I have some male Taiwanese friends who got married (to their girlfriends, not to each other). Before getting the parents’ approval, the guys had to assemble a large amount of cash and present it to the parents in a hong bao… and then the parents gave it right back to them. The idea being that if he has that much cash on hand, he’ll be able to provide for their daughter, and the newlyweds use that money to get started, or something like that. One guy found out the amount he would be required to hand over and it took him 2.5 years to save it up.
I’m just wondering if this is still a living tradition in Taiwan or on the way out? And of course I do not wish to pry too deeply, but for non-Taiwanese guys who are married to Taiwanese girls, did you have to perform this ritual? Or did you have foreign friends who did? Or for non-taiwanese women who married taiwanese men, did your parents get given a hong bao? I’m really extremely curious; but please feel free to leave out the details of amounts, as I said, the last thing I wanna do is pry.
cool… i’m wondering if the foreigner have a ‘get out of dowry free’ card.
i didn’t do it…
but then not much about our wedding was orthodox.
I think maybe in my case I did, although I had a German friend who had a lot of problems because of this. I guess it just depends on the family and how understanding they are.
i think for foreigners,the dowry is lifelong duty to be the one the family will turn to if shit happens,coz ur white,therefore ur rich
OK, guess I better give up on any plans of gettin’ hitched then
I’m not expected to do it
Normally the Chinese guy doesn’t do it himself either; his family will front him the dough.
I was never asked to do it, and AFAIK, jdspouse’s family never brought it up.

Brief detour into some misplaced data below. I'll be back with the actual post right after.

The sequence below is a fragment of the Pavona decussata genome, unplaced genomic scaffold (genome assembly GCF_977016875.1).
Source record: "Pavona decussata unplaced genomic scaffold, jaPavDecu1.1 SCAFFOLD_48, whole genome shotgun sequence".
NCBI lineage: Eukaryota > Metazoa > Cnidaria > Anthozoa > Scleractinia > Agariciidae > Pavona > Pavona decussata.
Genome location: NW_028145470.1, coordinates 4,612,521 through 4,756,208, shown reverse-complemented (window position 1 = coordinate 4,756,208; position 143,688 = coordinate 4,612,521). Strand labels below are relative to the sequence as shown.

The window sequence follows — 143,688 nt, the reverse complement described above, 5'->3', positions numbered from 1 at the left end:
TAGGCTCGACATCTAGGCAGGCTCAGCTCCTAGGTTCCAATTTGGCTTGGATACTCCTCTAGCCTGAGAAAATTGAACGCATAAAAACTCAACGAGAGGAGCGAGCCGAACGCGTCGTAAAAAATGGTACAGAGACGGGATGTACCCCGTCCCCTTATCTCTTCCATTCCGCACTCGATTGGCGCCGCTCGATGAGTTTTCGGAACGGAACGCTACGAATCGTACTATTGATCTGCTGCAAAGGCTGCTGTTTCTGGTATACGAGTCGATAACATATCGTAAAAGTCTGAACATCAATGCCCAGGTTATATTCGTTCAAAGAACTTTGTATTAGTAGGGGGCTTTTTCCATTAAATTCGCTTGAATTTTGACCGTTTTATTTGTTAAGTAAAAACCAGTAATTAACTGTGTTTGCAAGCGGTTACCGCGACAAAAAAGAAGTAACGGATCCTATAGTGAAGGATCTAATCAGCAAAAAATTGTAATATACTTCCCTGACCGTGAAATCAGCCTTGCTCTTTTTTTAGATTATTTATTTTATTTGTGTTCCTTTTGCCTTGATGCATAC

never thought his family would pony up… smart.
Guess I haven’t done my research. But all this is v. helpful
Has anyone thought as to whether its a waishenren vs benshenren thing?
I did it. It was displayed along with all the other items and then returned to us.
I didn’t have to do it, but a number of my Chinese friends did. One guy had to pay NT$500,000 to the bride’s parents, and they didn’t give it back either.
My friend pressed his naked testicles against the window of the restaurant at the top of the Mall where our reception was held, which I’m sure you’ll agree MORE than made up for any lack of dowry on my part.
I did not do it (the display thing or the big red envelope thing!). I did pay for part of the wedding and I got little from the red envelops. Mom payed for a few things that I was “suposed” to pay for, like the wedding gold and pictures. She tried to guilt me into paying for them but I pulled the “who? Me? I know nuthi’n” act. All in all I think I had 2 good parties and got a wife and also made 30,000 Nt in the deal. What a country!
Their son (my brother-in-law) had a wedding after ours. It was bigger and cost them a lot more (cookies ain’t cheep) but they got 10x what I did back. He cleared about .5 million Nt. But her father is well off and she is plain. Good deal for all I think
I didn’t pay anything. I just told my in-laws that I would take good care of their daughter. My FIL is as cool as a cucumber, though. Really cool.
18 years or so later, my in-laws are still cool.
Dragonbabe says she won’t let me give a hongbao, because she’s not “property to be bought and sold”.
It’s actually the wife’s aunts that are supposed to provide the gold. The groom is supposed to get a new suit from the wife’s uncles too. No joke!
But…and this is a pretty big but…
Whatever money you get from the red envelopes, you should - out of custom and courtesy - pay it back to the families that gave it to you when they have weddings, funerals, or find themselves in time of need. There are actual wedding receipt books that are kept to record how much each person or family gave you, so that when the time comes you can pay them back dollar for dollar.
So if you accept a big load of money…just know that strings are attached.
At my brother’s wedding, a few relatives sat at the reception area, opened each hongboa, counted the money and recorded the amount in a book as they were given by the guests. I thought that was a little tacky.